Sorry I couldn't come up with a snappier title. I always try to come up with a title that elucidates and draws the reader's attention. It's something I learned in a journalism class I took in Henry Snyder High School in Jersey City years ago. My teacher, Mr. Benign Mastronardi, must be rolling in his grave right now. But as always, I digress. I wanted a snappy title for this little op-ed piece on the fight going on for the right of homosexuals to get married.
When I first heard about the controversy, my reaction was: the dictionary definition of marriage includes the notion of a union between persons of opposite sex. Therefore, ipso facto, there cannot be any such thing as homosexual marriage. Doesn't make sense.
But then I thought about it a bit, and it seemed to me that society changes. Cultures change. And, yes, words and their definitions change. A few years back, this is how The New York Times reported a news item:
December 16, 1973
The American Psychiatric Association, altering a position it has held for nearly a century, decided today that homosexuality is not a mental disorder.
With that decision, the APA challenged the notion that homosexuality is wrong, off-kilter, and just plain "bad for ya," as George Carlin would say.
A little bit more on how words change. The New Jersey Department of Labor years ago referred to people looking for employment through the Employment Service as "applicants," or "clients." Then one day we were told that these people were now to be called "customers." Now, I always thought that customers were people who bought things in a store, or bought vacuum cleaners when sales people came knocking on their door. But in time I saw that the object was to get ES employees to treat people with respect and courtesy, as we would if they were buying our services. Which, I guess you might say, they are. So the definition of the word "customer" changed.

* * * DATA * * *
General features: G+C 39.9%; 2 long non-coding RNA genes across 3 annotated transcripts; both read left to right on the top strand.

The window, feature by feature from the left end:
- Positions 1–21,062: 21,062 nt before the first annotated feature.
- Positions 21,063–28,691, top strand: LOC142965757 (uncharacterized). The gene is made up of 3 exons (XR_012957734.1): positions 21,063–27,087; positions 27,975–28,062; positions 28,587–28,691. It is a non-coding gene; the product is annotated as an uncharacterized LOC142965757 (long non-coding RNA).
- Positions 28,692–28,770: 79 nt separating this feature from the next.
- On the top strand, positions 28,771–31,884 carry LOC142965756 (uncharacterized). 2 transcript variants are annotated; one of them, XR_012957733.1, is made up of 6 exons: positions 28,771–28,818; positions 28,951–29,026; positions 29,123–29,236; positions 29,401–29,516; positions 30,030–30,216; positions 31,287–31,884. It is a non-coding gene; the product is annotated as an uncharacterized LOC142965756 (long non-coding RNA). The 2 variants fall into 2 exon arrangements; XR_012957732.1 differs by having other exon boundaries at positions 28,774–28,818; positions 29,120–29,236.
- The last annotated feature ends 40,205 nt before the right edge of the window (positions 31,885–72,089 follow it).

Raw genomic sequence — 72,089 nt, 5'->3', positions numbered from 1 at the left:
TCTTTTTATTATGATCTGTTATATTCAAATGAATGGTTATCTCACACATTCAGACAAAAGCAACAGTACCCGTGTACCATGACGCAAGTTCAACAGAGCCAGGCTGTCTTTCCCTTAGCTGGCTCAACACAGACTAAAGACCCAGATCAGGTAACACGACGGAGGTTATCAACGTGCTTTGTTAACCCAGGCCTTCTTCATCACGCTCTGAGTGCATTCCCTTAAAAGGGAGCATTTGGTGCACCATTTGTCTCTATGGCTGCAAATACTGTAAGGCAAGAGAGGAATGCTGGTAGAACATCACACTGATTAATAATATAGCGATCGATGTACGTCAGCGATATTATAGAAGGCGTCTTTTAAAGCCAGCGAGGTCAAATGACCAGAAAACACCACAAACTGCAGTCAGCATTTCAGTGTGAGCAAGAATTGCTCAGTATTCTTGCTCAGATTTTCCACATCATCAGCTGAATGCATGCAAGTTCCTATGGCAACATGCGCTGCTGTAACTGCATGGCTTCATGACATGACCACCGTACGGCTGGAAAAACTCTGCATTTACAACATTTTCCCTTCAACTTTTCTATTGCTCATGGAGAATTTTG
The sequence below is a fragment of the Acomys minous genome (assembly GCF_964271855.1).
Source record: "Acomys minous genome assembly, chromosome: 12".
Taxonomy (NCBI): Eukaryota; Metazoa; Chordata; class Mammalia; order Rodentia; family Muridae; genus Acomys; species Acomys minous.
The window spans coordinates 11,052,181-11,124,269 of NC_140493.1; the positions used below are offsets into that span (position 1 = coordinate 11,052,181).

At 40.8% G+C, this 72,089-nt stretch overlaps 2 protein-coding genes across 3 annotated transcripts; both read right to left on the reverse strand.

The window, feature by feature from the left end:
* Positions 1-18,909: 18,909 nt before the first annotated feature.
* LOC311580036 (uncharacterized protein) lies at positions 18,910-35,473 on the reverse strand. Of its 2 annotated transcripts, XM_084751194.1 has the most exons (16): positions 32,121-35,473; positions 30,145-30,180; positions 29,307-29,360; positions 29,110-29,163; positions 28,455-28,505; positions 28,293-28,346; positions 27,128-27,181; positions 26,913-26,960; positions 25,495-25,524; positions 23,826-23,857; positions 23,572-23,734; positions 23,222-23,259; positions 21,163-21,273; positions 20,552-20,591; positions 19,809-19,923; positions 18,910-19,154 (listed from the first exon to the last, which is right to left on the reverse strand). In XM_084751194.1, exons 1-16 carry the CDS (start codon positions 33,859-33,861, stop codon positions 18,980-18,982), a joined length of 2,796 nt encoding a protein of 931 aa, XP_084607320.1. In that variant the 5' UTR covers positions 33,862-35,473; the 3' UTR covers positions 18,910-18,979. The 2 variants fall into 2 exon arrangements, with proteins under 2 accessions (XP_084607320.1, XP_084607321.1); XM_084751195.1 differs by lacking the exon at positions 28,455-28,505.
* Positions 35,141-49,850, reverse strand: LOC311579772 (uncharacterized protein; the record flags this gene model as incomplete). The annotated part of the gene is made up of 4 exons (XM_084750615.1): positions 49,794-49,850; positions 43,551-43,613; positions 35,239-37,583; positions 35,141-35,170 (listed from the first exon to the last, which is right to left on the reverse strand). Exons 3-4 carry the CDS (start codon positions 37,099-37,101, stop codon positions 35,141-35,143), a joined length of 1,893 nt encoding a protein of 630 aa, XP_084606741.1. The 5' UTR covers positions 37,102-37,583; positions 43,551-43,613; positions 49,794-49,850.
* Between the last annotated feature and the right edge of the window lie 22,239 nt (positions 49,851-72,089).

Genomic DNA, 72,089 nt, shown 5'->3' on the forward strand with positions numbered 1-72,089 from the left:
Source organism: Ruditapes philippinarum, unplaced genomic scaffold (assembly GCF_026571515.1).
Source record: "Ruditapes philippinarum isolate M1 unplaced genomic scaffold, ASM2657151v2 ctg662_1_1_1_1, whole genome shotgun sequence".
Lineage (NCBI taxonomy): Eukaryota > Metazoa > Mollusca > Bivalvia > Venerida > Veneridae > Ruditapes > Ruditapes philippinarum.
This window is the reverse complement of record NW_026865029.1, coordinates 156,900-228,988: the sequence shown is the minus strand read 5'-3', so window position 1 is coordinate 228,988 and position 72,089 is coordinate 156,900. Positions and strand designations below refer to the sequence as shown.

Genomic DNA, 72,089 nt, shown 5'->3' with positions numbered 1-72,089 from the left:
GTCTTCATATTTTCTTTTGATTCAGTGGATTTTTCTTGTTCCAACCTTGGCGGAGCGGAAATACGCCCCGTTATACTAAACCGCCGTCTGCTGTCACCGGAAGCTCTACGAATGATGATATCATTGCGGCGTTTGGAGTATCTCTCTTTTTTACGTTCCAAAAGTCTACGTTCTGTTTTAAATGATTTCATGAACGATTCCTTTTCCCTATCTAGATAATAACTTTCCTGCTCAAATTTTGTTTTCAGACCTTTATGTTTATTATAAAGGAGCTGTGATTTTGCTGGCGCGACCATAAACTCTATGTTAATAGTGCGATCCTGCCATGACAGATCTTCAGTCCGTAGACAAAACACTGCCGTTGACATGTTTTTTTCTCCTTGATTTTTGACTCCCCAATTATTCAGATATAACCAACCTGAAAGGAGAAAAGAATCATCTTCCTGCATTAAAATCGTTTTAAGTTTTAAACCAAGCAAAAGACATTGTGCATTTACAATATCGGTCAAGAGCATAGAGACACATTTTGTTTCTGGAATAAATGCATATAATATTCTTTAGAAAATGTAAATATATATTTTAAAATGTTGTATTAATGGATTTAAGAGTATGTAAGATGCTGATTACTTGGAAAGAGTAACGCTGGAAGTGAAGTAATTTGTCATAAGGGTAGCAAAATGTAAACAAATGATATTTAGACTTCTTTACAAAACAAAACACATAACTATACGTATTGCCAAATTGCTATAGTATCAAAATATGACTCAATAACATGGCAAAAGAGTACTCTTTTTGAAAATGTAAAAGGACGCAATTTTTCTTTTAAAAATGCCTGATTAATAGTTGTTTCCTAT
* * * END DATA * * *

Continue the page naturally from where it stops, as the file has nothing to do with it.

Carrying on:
A few years back, when liberal talk radio was in its heyday, Al Franken had a great program. He talked about gay marriage, and how when he first heard about it, he thought that meant he might have to leave his wife and marry a man if gay marriage were made legal. When he found out that such was not the case, he wondered what the big hoo-hah was all about.
So here we are, still talking about it. And what it boils down to is this: if you have a religious objection to gay marriage, that is your right. If you have a religious or other objection to a woman's right to have an abortion, that too is your right. But we live in a pluralistic society, in which lots of people who believe in god, and lots of people who don't believe in god at all disagree with you. They don't feel that you have a right to impose your religious beliefs on everyone else. This country is not yet a theocracy, in spite of all the Rick Santorums who would like to have it so.
We're still a country of law. We're still a people unwilling to allow goverrnment come into our bedrooms, to tell us what consenting adults can or can't do. Or come into the doctor's office to tell the doctor what is or is not permissible in the treatment of a patient. We're still a people who love freedom. We're still a people who want this land not to go backward, but to go forward. Isn't that how you feel?
Today's Times has a thought-provoking editorial. One more reason I'm glad I don't live anywhere south of the Mason-Dixon line: http://www.nytimes.com/2012/04/30/opinion/bigotry-on-the-ballot.html?partner=rssnyt&emc=rss